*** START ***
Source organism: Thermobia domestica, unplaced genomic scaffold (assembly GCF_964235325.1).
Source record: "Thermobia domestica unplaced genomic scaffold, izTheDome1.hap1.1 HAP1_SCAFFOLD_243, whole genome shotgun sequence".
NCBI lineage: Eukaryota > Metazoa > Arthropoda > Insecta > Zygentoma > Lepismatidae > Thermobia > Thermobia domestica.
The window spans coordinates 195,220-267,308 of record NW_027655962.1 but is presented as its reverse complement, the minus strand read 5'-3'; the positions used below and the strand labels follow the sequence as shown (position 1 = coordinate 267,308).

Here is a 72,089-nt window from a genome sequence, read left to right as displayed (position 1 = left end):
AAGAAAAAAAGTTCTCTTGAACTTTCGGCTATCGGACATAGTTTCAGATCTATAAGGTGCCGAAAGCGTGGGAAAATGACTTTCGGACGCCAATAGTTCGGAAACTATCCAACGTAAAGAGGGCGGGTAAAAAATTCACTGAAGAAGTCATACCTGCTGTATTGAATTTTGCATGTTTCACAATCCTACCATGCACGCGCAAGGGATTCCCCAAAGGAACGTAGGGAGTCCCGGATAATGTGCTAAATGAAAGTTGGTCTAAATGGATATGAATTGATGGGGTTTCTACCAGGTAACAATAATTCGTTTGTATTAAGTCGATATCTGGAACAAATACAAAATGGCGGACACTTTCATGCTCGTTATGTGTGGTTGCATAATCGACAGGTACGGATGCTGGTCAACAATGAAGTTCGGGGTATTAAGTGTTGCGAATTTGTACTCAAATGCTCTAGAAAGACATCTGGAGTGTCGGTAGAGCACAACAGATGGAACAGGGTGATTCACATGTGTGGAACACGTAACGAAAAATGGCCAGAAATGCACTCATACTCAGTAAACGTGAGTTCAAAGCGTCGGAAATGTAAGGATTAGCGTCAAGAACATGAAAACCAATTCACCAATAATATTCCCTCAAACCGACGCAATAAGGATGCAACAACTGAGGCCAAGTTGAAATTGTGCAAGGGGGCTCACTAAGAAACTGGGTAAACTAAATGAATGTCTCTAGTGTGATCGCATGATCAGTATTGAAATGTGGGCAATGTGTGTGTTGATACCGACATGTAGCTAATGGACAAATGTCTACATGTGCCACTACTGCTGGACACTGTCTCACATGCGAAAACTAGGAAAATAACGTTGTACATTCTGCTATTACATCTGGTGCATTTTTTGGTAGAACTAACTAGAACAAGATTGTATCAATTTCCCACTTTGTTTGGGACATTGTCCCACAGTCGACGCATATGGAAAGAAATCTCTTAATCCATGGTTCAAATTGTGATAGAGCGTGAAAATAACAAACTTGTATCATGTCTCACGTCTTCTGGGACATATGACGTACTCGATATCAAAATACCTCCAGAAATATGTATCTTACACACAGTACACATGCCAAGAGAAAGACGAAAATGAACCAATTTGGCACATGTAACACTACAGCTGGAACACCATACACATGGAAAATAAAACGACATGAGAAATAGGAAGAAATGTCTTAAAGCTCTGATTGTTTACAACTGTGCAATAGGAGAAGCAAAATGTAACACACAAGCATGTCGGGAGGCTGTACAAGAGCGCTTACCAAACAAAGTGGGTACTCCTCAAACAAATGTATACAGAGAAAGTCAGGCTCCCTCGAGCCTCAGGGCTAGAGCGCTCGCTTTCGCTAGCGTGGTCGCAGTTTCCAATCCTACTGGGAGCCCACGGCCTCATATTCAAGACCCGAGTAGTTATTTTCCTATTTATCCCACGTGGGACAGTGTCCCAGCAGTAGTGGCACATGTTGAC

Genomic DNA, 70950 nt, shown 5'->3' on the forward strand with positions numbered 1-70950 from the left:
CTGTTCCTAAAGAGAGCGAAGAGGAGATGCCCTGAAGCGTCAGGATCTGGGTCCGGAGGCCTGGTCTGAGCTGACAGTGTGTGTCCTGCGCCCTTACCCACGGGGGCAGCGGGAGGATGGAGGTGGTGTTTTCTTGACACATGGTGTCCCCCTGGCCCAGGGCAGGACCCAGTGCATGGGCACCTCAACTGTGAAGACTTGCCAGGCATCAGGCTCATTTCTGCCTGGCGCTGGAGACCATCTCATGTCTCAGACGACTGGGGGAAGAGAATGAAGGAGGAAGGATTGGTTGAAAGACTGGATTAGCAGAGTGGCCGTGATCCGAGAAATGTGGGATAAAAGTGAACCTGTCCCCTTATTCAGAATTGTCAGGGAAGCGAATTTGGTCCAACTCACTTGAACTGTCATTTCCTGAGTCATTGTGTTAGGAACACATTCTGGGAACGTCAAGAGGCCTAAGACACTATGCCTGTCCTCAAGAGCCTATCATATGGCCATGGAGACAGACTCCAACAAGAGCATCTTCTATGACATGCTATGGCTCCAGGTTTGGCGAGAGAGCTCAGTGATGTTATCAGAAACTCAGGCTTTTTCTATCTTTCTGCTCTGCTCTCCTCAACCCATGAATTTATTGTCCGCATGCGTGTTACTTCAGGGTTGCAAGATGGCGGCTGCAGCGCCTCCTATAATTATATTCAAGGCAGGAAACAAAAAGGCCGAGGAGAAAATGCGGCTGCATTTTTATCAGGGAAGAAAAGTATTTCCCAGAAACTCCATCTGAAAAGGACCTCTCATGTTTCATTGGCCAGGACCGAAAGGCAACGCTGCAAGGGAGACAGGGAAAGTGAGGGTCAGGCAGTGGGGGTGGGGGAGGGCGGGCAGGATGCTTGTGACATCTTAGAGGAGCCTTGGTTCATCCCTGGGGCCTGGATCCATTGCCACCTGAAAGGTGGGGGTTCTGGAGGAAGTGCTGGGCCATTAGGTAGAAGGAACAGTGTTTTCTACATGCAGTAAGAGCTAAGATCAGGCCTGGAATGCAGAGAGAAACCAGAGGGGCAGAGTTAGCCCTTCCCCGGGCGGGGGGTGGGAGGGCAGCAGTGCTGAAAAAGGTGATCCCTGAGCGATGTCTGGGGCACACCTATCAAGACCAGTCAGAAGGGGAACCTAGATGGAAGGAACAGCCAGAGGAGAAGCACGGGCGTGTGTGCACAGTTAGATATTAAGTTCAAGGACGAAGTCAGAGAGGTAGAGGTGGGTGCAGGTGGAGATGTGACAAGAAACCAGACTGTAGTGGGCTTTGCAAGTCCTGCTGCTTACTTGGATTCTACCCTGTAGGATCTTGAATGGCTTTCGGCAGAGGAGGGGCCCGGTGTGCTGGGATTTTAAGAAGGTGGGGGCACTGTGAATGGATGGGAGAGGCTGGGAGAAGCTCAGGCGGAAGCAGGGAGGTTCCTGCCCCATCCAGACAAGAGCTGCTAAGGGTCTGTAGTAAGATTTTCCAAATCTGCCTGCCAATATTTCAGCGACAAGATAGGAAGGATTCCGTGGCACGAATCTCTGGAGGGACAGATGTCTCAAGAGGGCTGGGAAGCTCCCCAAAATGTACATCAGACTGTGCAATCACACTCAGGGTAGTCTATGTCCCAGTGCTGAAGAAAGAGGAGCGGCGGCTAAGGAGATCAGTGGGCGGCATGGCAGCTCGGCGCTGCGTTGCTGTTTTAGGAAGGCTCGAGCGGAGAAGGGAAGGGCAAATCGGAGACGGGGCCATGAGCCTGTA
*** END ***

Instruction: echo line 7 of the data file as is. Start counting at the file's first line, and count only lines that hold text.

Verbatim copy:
Genomic DNA, 70950 nt, shown 5'->3' on the forward strand with positions numbered 1-70950 from the left: